The Truth About Soy Foods

Is Soy Bad for You? Benefits of Soy, Dangers of Soy

Soy Foods

A well documented, sensible article about soy foods. Unlike many others who are either pro or no-soy, the authors back up what they say with impressive credentials, solid research and a long list of references.

The article details and refutes claims about soy foods and thyroid, cognitive function, mineral absorption, breast cancer, and the reproductive system. The authors conclude that 'Based on the bulk of the evidence, soy appears to be safe for nearly all healthy individuals when consumed in reasonable amounts'.

'Soy Truth' was originally published in March 2009 on It has been removed from that site, updated, and appears in the vegan nutrition guide, Vegan for Life, by Jack Norris RD and Virginia Messina, MPH, RD.

For an even more thorough and technical exploration of all issues surrounding soy foods, read Soy, What's the Harm by Jack Norris RD on Vegan Health.

About the Authors:

Virginia Messina, MPH, RD is an adjunct assistant professor at Loma Linda University and a consultant on vegetarian nutrition.

Mark Messina, PhD is an adjunct associate professor at Loma Linda University and an expert on soy and chronic disease. He is a consultant for numerous health professional organizations and for the soy industry.

Article reprinted with permission from Copyright © 2003, Vegan Outreach. All Rights Reserved.

Article: Soy Truth

No doubt you've heard lots of good things about soy foods.

According to a health claim sanctioned by the FDA, they can help to fight heart disease.1 They may also make your bones stronger.2, 3 And the biggest news about soy foods over the past decade has been that they contain cancer-fighting compounds.4.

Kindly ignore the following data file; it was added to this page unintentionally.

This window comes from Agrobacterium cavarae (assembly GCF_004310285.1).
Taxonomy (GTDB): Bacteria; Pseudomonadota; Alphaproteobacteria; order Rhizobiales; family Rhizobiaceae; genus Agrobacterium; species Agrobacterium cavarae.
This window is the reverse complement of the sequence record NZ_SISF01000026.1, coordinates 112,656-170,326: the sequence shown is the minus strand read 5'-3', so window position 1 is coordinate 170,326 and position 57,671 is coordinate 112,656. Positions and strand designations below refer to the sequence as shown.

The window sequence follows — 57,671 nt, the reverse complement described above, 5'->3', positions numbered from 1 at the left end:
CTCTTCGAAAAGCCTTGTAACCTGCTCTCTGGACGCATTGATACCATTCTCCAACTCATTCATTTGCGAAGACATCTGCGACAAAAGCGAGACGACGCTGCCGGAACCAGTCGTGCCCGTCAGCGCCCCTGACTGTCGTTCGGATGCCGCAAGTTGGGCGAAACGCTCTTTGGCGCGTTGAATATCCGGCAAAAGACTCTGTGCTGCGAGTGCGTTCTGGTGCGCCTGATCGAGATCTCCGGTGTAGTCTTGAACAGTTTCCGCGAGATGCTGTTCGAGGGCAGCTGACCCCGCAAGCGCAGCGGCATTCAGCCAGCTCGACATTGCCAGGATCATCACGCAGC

But just as it seemed that things couldn't get any better for soy, articles began to pop up on the internet saying that the pro-soy stories are nothing more than hype--and that the real scoop on soy is not nearly as positive.

In fact, the stories say, eating soy could endanger your health. These claims against soy include allegations that it raises cancer risk, and causes nutrient deficiencies, osteoporosis, thyroid problems, reproductive difficulties, and Alzheimer's Disease.

Making your way through the controversy can be confusing, especially since some of what the soy naysayers claim is based on some scientific data--although this doesn't mean that their conclusions are right. And it's true that some soy proponents may overstate the benefits of soy.

Hopefully, we can tread a more even path here and convince you that, while soy foods may not be the answer to all your problems, and while there certainly are a few unanswered questions, you can include soy foods in a balanced and healthful vegan diet.